processi

about processes and engines

Search Results

listen

I’ve been playing with that idea for a while. Participants in business processes are just channels, workitems are just messages.

OpenWFEru 0.9.11 will add a new ‘listen’ expression, for listening to those channels (instead of simply emitting messages to them).

listening to participant "alpha"

Listening to participant ‘alpha’, notifying participants ‘bravo’ and ‘charly’ with a copy of the next workitem dispatched to ‘alpha’.

Switching to a Ruby process definition, it feels lighter…

listening to participant "alpha" (specific customer)

This time, participants bravo and charly are interested by a copy of the next workitem coming back from participant alpha concerning customer “Acme”.

The scope of this listen expression is not limited to a single process instance, it thus opens up easy (looser ?) correlation points among process instances. Possibilities are for another blog post.

It should have been part of OpenWFE[ru] sooner, but I never could make up my mind on how to do it right (a little bit).

There are more options, they are documented in the expressions documentation page.

Written by John Mettraux

May 29, 2007 at 10:37 am

Posted in bpm, openwfe, openwferu, workflow

syndicating workitems

I’ve just added a few lines of code to OpenWFE. They leverage Rome to create workitem feeds.

A few posts ago I wrote : “workitems are messages, participants are channels” to map OpenWFE to process calculus (especially pi-calculus).

I’ve also shown in ‘when and more’ that the <when>, <save> and <restore> expressions could be used to implement a channel/message system inside of an OpenWFE process engine.

Now, with the inclusion of syndicated dispatchers into OpenWFE, the idea of participants as channels takes its full meaning. External participants may subscribe to an engine feed. The model is simple, lots of libraries are available to parse those feeds, it’s just around, ready to get piggy-backed.

I currently see two kinds of clients to those engine feeds : engines and applications.
Engines as clients, to fully implement the process calculus concept : incoming messages (workitems) trigger processes.
Applications, until now, only consumed workitems upon push, now integrators have an opportunity to pull workitems within their applications.

Feed notification will become a serious alternative to email notification.

Dispatching of workitems per feed will be part of the upcoming OpenWFE 1.7.2 release.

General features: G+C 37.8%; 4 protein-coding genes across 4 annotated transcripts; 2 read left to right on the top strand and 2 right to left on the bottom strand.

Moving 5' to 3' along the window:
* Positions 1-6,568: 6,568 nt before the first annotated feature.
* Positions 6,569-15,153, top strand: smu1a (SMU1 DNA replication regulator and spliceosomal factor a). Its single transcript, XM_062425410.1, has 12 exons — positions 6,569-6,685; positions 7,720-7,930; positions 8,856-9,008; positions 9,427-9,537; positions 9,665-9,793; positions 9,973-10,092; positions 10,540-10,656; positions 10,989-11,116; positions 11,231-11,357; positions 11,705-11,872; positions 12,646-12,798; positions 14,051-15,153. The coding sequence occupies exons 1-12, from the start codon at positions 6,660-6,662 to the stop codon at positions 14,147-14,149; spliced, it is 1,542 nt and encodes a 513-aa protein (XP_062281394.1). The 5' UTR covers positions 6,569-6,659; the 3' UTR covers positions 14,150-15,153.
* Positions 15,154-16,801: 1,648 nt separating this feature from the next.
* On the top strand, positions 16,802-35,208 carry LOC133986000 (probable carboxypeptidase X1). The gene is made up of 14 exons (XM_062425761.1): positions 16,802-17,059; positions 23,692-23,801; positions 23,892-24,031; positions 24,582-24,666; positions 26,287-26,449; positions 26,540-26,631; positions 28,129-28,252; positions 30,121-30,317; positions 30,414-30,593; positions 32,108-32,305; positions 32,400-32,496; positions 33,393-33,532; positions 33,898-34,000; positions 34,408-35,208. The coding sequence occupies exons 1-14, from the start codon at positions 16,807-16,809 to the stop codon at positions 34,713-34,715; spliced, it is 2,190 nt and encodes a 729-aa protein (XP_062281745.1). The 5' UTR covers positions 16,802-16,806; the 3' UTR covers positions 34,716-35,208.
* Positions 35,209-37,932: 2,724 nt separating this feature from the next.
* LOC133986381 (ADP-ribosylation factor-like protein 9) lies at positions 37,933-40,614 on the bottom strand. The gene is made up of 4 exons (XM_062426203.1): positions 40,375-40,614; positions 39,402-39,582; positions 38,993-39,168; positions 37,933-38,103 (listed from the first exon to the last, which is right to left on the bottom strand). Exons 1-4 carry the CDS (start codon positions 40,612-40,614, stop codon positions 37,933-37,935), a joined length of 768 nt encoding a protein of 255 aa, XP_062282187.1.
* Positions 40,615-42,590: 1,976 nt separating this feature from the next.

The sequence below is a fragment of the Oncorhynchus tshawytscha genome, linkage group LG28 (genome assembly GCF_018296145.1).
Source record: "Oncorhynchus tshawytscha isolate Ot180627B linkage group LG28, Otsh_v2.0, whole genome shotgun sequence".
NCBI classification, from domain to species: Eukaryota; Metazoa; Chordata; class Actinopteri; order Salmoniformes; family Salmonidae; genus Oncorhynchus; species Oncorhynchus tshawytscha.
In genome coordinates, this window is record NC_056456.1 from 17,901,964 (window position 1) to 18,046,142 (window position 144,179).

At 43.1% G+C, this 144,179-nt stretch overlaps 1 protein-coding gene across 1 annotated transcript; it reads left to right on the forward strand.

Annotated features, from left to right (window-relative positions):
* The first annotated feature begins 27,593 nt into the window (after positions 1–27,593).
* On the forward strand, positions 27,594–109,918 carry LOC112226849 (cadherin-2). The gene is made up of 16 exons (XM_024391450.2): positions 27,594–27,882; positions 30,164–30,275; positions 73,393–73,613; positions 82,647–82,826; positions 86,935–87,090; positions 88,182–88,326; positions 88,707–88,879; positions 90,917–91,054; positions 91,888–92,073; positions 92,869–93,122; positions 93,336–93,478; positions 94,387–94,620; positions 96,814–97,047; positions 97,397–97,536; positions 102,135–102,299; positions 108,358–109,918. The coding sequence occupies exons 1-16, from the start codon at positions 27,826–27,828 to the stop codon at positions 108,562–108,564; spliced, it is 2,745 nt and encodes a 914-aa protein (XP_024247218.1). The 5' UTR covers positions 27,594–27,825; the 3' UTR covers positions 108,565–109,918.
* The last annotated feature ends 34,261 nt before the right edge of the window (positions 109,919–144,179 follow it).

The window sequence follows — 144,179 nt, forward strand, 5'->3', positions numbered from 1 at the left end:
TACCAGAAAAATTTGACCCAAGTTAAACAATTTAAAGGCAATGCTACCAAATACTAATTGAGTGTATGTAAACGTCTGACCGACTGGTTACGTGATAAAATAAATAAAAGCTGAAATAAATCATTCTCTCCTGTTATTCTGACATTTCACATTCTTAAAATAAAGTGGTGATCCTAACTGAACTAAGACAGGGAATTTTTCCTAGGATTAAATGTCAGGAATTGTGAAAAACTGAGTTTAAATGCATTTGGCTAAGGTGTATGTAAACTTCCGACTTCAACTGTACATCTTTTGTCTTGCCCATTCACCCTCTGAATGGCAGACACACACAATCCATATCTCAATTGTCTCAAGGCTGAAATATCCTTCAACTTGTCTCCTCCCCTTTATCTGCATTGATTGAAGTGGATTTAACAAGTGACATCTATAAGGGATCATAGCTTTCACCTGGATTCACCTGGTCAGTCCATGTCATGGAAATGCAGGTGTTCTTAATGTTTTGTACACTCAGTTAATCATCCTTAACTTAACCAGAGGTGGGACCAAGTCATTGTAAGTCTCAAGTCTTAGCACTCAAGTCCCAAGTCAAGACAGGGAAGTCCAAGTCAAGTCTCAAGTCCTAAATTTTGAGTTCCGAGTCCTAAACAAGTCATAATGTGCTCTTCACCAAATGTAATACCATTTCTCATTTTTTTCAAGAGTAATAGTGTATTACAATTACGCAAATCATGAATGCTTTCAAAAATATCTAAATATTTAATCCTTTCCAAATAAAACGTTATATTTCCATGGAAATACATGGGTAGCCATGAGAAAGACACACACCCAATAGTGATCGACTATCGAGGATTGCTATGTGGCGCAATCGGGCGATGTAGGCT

(I’ll have to blog about practical examples of this technique, this first post is a bit shallow but I’m sure part of my audience will fully grasp the idea)

Written by John Mettraux

August 13, 2006 at 9:13 pm

Posted in bpm, openwfe, workflow

when and more

There’s an expression in OpenWFE that’s not much known but that yields some power, it’s the <when> expression.

It’s been used to implement some of the workflow patterns, especially those requiring a strong touch of process calculus.

I had forgotten in the documentation to mention the ‘whenFrequency’ parameter of the expression pool, which sets how frequently the engine (well, its expression pool service) checks for the validity of a when expression. This lack of documentation got fixed.

So why bringing ‘process calculus’ on the table ? <when> can be used to receive messages whereas <set> is used to send them.

<process-definition name="flow1" revision="0.1">
    <sequence>
        <set variable="//channel_z" value="the message" />
    </sequence>
</process-definition>

<process-definition name="flow2" revision="0.1">
    <when>
        <defined variable-value="//channel_z" />
        <sequence>
            <set field="message" variable-value="//channel_z" />
            <participant ref="someone" />
        </sequence>
    </when>
</process-definition>

In this small example, a process ‘flow1’ sends a message to process ‘flow2’ via a variable set at the engine level (hence the ‘//’ in front of its name).

Well, passing only a String message is constraining. By using the <save> expression, you could pass a whole workitem as the message :

<process-definition name="flow1" revision="0.2">
    <sequence>
        <save to-variable="//channel_z" />
    </sequence>
</process-definition>

<process-definition name="flow2" revision="0.2">
    <when>
        <defined variable-value="//channel_z" />
        <sequence>
            <restore from-variable="//channel_z" />
            <participant ref="someone" />
        </sequence>
    </when>
</process-definition>

The workitem sent to participant ‘someone’ will be a copy of the workitem saved by ‘flow1’.

This ‘via variable’ channel mechanism is limited to an engine. A new mechanism is currently in inception that will bring cross-engine channels.

Written by John Mettraux

August 6, 2006 at 11:43 am

Posted in openwfe, workflow